Wednesday, April 12, 2006

mentoring question

One of the side projects to which I have gotten myself committed is nominating one of my committee members for an outstanding graduate mentor award. It is a university-wide award, comes with a pretty sizeable chunk of cash, and thus has a fair amount of work necessary to put together the nomination packet. I think I should be committed if I take on any more projects before I finish my PhD.

But in putting together this packet, I have gotten to thinking about what characteristics make a good mentor (advisor, committee member, role model, sounding board) for graduate students. I feel like I know good mentoring when I see it, but trying to define exactly what this person does so well is hard to articulate. So I wanted to put it to my readers:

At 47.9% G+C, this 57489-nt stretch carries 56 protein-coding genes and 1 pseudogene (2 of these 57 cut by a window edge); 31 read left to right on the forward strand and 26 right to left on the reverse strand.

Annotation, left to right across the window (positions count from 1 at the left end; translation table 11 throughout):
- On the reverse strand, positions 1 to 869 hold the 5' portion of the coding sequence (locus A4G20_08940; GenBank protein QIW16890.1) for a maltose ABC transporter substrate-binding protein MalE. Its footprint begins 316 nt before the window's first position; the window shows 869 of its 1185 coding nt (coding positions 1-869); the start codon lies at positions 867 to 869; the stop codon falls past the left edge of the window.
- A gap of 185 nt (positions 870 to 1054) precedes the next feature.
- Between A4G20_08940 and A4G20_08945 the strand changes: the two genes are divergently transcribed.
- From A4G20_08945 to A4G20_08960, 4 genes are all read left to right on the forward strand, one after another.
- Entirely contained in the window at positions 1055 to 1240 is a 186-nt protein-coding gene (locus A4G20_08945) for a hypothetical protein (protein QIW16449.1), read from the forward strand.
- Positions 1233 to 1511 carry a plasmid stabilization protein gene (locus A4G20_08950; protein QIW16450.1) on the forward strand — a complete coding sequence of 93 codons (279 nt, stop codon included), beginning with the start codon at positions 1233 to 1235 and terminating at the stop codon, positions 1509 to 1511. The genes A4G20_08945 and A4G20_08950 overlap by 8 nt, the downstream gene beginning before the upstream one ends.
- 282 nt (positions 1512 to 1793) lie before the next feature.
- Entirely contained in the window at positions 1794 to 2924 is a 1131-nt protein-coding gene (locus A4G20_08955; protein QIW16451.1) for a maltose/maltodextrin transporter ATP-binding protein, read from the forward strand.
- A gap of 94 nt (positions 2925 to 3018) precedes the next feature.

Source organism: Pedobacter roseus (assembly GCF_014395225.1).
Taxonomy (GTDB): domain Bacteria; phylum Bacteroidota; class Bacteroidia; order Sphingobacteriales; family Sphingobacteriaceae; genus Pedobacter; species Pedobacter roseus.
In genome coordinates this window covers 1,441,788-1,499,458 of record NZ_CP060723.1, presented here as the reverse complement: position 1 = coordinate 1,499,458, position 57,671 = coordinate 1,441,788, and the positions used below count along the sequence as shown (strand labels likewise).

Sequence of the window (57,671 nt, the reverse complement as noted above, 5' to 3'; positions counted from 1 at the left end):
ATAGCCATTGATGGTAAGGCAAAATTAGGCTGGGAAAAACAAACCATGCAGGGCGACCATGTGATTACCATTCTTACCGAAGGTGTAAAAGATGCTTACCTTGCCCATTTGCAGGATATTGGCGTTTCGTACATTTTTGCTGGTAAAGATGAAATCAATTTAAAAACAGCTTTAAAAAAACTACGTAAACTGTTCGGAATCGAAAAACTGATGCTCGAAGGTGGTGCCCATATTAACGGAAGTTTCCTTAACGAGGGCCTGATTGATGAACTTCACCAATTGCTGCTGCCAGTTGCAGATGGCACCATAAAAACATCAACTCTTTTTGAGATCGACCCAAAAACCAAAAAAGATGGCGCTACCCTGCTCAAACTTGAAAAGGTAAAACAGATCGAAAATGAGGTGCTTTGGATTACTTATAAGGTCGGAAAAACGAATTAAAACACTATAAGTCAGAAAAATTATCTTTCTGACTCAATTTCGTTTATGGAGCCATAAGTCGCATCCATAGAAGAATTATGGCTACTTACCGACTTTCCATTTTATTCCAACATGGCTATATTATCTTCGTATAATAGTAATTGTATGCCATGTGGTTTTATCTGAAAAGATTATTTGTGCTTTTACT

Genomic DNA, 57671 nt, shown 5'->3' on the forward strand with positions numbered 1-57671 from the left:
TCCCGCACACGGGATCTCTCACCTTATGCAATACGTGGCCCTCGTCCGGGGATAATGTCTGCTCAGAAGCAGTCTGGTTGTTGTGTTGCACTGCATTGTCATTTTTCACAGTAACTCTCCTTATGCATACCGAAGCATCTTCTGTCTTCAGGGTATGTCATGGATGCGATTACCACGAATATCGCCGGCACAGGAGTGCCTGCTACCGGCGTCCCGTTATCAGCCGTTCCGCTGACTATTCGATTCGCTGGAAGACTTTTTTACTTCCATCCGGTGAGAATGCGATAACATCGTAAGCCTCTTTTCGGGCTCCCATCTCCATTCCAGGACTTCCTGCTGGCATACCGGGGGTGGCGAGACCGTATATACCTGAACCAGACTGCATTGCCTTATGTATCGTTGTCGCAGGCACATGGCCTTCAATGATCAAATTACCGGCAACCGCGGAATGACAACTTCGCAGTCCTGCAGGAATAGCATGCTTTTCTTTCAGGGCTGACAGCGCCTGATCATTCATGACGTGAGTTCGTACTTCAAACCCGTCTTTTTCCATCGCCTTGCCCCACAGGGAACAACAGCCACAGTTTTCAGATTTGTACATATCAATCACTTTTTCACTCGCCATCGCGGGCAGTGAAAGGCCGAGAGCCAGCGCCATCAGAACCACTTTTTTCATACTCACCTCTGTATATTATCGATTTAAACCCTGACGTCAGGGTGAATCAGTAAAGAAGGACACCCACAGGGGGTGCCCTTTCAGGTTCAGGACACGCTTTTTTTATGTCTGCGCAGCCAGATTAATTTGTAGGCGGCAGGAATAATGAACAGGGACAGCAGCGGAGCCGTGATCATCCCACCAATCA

What makes a good mentor for graduate students?
Are there different characteristics of good mentorship for MS and PhD students?

11 comments:

Writer Chica said...

good mentor characteristics:
*availability
*asks (the right?) questions thus causing the student to think and explore
*supportive
*shares and teaches how to obtain and use resources, such as handy internet info, money and other people (that is not quite clear, sorry)
*excellent organizational skills (and teaches these)
*has an understanding of the student's goals both in science and life and how they fit together

That's all I have for now. Wish I had someone like this when I was in grad school.

Starving for Wisdom said...

I am not going to be starting a grad degree until the fall but I have had a fabulous mentor for my undergrad thesis.